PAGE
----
Camp NaNoWriMo – 26th

Hounds of Camelot

I heard him holler from the yard
There was a catch to his voice
Rhyverys, Master of the Hounds, distress
Left me, Taliesin, with no choice
Outside I scurried with apprehension
A tale here, I was sure, but as Chief Bard, I did not rejoice

The hounds, they are gone to their maker
Not one has survived the night
Camelot is surely cursed, I tell you
None of us will survive this plight
Call Sir Lancelot, call King Arthur too
I know that we will pay for this blight

Even as Rhyverys’ lament found voice
I felt a presence at my back
Turning I saw Merlin approach
A porteous sign, his brow was black
Features cast in stone; robes majestically swaying
He was furious, his temper did crack

Deceit, I feel its presence in the air
You both will not move a muscle, do you hear
You will stay still and quiet
For all is not as it appears I fear
I will deal with this in my way
Keep all away, things may turn queer

With this Merlin strode to the barn
He did not glance back a single time
Rhyverys and I stayed like stone
And almost immediately his voice began to chime
A frantic rhymical tune, horrid and intense
And as he spoke the sky darkened to a horrid grime

Death, you are here against your will
Be gone, you hellish fiend, here you do not belong
Witches have brought you here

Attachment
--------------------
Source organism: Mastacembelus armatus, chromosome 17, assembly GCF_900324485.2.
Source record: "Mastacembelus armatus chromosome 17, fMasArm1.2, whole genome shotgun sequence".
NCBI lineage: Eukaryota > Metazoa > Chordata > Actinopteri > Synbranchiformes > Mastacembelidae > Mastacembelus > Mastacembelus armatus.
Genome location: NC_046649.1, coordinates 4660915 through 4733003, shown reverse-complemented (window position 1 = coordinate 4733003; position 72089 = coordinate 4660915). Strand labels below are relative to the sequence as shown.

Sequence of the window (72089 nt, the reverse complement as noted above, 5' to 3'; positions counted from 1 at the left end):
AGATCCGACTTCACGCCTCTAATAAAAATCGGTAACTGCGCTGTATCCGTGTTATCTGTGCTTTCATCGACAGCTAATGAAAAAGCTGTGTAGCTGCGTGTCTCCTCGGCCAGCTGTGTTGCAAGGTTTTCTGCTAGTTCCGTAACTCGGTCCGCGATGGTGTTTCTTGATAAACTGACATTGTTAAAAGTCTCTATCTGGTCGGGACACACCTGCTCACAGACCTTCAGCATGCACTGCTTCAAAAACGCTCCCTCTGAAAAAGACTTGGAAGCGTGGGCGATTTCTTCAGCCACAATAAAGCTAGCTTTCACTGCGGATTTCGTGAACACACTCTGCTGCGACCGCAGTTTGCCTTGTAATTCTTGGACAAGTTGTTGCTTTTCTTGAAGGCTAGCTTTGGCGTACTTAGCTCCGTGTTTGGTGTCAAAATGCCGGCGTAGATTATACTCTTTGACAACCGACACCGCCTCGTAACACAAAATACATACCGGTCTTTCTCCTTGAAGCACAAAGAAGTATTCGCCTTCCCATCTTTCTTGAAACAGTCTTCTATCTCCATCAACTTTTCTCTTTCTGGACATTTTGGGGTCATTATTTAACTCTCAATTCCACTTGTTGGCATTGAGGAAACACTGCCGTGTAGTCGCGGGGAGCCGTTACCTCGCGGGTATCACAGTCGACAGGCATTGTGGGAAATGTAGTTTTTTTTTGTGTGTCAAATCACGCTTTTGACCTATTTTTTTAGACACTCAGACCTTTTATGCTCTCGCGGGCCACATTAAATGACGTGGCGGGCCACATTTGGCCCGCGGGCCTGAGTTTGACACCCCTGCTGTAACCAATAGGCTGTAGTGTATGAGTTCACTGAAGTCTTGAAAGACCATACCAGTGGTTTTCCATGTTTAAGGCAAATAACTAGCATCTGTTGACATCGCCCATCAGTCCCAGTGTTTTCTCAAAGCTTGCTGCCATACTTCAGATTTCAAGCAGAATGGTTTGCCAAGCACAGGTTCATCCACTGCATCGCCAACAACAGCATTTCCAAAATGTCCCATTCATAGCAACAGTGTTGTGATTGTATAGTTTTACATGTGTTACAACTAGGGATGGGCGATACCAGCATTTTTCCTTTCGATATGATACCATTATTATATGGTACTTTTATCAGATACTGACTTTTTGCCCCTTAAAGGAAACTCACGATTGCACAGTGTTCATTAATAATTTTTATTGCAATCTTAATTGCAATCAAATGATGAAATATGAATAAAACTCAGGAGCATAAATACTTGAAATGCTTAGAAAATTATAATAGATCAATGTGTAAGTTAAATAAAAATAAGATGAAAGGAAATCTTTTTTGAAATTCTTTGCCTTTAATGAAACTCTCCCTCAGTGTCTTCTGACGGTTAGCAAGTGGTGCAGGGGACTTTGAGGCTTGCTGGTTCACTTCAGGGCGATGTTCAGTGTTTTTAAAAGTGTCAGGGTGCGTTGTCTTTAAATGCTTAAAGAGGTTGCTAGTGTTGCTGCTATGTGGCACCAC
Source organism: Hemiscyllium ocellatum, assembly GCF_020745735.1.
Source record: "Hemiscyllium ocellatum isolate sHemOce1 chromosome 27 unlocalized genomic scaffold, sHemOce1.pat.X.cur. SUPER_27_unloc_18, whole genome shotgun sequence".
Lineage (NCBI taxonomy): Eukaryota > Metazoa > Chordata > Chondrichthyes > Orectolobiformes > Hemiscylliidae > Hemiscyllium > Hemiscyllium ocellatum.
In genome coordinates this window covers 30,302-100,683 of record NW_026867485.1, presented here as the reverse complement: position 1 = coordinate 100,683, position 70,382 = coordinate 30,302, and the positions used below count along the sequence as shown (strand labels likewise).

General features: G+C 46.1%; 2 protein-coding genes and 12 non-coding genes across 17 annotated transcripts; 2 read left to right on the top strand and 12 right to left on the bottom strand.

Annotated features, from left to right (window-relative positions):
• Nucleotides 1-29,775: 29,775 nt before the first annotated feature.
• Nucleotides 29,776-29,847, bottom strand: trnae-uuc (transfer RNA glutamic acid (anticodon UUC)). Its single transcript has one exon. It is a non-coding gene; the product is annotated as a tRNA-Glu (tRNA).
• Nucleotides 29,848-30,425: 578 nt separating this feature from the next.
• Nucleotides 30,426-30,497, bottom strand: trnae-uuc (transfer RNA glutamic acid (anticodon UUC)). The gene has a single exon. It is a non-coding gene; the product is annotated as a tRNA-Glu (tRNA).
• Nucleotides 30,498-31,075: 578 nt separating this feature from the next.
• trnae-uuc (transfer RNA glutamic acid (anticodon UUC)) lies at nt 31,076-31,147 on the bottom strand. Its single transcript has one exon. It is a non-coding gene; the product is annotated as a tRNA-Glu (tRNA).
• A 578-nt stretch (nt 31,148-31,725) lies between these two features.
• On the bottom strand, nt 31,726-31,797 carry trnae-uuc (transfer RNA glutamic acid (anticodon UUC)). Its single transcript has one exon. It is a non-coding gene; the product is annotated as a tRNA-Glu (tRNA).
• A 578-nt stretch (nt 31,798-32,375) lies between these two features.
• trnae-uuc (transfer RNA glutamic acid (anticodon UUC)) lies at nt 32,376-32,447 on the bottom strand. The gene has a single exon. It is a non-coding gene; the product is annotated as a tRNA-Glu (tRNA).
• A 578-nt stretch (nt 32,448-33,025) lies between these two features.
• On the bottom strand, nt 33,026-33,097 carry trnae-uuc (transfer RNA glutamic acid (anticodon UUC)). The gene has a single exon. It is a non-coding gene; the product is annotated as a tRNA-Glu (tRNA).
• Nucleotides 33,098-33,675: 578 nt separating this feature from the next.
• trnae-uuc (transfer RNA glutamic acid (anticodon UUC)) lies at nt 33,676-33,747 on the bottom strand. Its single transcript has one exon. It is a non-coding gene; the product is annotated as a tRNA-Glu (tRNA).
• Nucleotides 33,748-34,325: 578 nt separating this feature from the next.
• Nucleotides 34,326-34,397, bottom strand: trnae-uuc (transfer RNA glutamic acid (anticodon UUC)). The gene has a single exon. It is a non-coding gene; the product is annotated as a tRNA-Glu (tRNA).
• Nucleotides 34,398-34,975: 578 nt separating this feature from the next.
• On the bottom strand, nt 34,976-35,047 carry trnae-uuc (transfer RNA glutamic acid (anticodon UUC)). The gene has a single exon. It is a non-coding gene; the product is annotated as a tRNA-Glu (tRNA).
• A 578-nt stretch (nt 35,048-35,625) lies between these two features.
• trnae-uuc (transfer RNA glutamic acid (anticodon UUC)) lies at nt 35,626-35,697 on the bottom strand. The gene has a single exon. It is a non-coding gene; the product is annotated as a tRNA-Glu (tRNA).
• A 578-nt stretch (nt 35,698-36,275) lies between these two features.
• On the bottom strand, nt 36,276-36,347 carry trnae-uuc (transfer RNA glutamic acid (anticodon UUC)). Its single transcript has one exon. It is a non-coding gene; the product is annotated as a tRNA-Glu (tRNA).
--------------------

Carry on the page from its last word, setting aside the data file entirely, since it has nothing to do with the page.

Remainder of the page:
I demand you do no wrong
Free these innocent hounds
Evil hearted villain I insist you be gone

A blast of smoke, a hollow thud
The ground beneath our feet did shake
A wail, a scream of pure torment
Fear took hold of me, I began to quake
A cloud of smoke filled the air
I thought all would break

Do not fear gentlemen, this evil has been purged
The hounds are alive again, Rhyverys cried
But how can this be? They were dead?
Only death can decide who has died
Even death can be beguiled by a pretty face
But I will have my revenge on those who lied

And on this vow a puff of smoke
And Merlin was gone before our eyes
But Our Master of the Hounds did not even notice
He was to overcome, on a thundering high
But I do solemnly swear as I tell this tale
Within the clouds I saw her face in her mortal guise


  • Narrative poetry presents a series of events through action and dialogue.
  • Most narrative poems feature a single speaker: the narrator.
  • Traditional forms of narrative poetry include epics, ballads, and Arthurian romances.


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